Someone I know brought up a good question and I'd like the opinion of others on this. Is it OK for a new assistant professor (in the math dept.) to date a PhD student in another department (in this case Biology department.) I see nothing wrong since there'll never be a conflict of interest at all. I guess maybe it might look bad that faculty are dating any kind of student at all, but in this case it's a PhD student so I think it's different. What's your opinion?

I used to be annoyed that when I text "fuck" it defaults to "dual", but lately, it's just made functional analysis more interesting to think about.

e.g.: Let X be a set of people. Let X^* be the set of people they've "dualed" (the "dual" space of X). Show that X^** := (X^*)^* contains X.

EDIT: OK, the statement isn't necessarily true unless you exclude the possibility that X has virgins. I'd have to find a texting-homonym for "Banach" to make this fact funny, though.

I'm looking for songs about math or tangentially related to math, numbers, or counting. I'm specifically concerned with the lyrical content, not mathematically-devised melodies or instrumental backing (such as mathrock).

Any suggestions? So far I have:

Mathematics Little Boots

Who's Stopping You? Semisonic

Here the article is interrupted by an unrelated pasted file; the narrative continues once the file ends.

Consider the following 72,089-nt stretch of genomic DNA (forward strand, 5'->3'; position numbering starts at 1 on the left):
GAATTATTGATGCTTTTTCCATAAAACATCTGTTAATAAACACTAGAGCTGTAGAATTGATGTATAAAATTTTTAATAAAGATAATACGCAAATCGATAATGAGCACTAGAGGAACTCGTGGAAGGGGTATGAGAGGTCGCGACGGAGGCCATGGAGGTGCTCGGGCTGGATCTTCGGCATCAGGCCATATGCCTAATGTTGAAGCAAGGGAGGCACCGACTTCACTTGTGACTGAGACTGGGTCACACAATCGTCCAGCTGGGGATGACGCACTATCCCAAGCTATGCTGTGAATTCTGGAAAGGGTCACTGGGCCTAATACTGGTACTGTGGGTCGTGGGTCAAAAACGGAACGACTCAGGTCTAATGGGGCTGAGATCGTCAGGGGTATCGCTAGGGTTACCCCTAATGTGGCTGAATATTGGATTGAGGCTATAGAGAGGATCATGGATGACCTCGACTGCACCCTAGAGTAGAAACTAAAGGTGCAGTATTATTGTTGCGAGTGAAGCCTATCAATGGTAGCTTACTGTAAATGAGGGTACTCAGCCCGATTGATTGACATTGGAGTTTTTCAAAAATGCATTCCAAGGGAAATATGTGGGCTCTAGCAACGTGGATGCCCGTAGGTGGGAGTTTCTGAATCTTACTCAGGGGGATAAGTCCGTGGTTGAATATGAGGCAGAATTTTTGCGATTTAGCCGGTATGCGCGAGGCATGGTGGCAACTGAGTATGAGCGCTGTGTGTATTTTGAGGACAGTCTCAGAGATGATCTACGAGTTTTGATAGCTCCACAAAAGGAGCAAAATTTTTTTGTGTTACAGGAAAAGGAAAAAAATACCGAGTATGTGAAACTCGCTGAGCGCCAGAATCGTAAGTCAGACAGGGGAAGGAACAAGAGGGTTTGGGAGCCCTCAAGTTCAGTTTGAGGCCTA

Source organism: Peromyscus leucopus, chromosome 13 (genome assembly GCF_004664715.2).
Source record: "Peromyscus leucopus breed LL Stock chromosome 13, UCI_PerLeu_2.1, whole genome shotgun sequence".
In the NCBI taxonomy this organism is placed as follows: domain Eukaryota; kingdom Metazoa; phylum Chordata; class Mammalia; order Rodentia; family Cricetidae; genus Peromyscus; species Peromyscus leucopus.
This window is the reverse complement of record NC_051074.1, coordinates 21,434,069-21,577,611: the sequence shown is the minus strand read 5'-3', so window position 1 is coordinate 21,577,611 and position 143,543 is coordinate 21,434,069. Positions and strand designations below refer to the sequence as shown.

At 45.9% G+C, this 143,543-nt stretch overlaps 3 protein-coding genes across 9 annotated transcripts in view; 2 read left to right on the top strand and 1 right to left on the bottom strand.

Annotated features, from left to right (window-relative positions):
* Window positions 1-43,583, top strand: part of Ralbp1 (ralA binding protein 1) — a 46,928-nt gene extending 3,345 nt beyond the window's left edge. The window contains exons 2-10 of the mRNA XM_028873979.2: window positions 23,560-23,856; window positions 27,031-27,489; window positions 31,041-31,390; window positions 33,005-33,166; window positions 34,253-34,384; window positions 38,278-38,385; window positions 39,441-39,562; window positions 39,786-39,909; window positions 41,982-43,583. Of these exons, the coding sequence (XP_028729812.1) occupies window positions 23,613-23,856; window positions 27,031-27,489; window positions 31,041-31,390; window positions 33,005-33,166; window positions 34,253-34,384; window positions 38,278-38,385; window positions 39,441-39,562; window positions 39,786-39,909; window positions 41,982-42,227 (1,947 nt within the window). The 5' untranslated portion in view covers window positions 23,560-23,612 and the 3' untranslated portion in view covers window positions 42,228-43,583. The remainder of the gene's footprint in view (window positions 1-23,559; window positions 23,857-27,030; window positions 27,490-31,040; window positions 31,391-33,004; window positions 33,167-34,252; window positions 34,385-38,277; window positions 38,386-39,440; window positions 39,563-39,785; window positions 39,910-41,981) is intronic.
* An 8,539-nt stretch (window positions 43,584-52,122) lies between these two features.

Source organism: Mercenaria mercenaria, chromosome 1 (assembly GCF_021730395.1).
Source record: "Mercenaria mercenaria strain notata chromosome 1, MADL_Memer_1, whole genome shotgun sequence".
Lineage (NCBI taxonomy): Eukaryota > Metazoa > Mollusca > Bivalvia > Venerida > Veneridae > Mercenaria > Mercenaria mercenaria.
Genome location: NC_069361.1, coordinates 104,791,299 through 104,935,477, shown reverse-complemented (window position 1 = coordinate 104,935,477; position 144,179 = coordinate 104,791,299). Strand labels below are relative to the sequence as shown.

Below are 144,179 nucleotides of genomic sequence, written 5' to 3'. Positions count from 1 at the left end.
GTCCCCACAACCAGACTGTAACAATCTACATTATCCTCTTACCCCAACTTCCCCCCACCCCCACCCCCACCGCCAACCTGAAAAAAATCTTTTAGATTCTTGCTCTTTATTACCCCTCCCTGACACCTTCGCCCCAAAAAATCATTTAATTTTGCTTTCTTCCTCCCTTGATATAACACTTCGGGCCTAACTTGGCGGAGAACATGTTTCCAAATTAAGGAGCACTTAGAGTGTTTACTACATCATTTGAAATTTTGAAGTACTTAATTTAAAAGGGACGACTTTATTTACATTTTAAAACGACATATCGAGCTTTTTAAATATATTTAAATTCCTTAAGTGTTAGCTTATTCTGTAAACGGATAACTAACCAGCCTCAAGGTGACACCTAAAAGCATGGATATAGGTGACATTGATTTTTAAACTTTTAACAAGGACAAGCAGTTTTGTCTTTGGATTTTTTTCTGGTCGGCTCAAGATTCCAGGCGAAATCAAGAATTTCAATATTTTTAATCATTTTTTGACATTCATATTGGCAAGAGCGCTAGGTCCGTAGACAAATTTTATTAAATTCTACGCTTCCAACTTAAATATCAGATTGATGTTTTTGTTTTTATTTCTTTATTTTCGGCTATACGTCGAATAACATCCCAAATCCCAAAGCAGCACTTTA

Three Small Words (JatP Theme) Josie and the Pussycats

Finite Simple Group (of Order Two) The Klein Four Group

Hello. I'm having a friend design for me a Bertrand Russell tattoo and I want to have something symbolic flanking the tattoo besides just his portrait. Russell's famous paradox of course jumps to mind, but when I look up the form written in modern mathematical notation it becomes quite long (and my shoulder is quite small). I'm not sure where I can find the core defining elements written in Russell's original notation (specifically, defining a set containing all sets not containing themselves). Can anyone help me on this or does anyone have any other ideas? Thanks a lot.

It is easy and delicious to consume, (though sometimes it may be too dense and cause you to forget to feed yourself anything else that day). If you bake one from a known recipe, it will probably be good, (unless it was designed as an excuse to use some exotic ingredient that we don't really know what to do with yet, regardless of how useful for consumption the result is). If you don't use a recipe, when the result falls apart or tastes awful, it is not always obvious where you went wrong. If you bake a good one without writing down what you did, it doesn't count because you'll probably never be able to reproduce it. If you develop your own recipe, you'll find that getting it into a cookbook so that others can use it is very difficult. (But you can always post it online.)

Who can think of more ways in which math is like cake?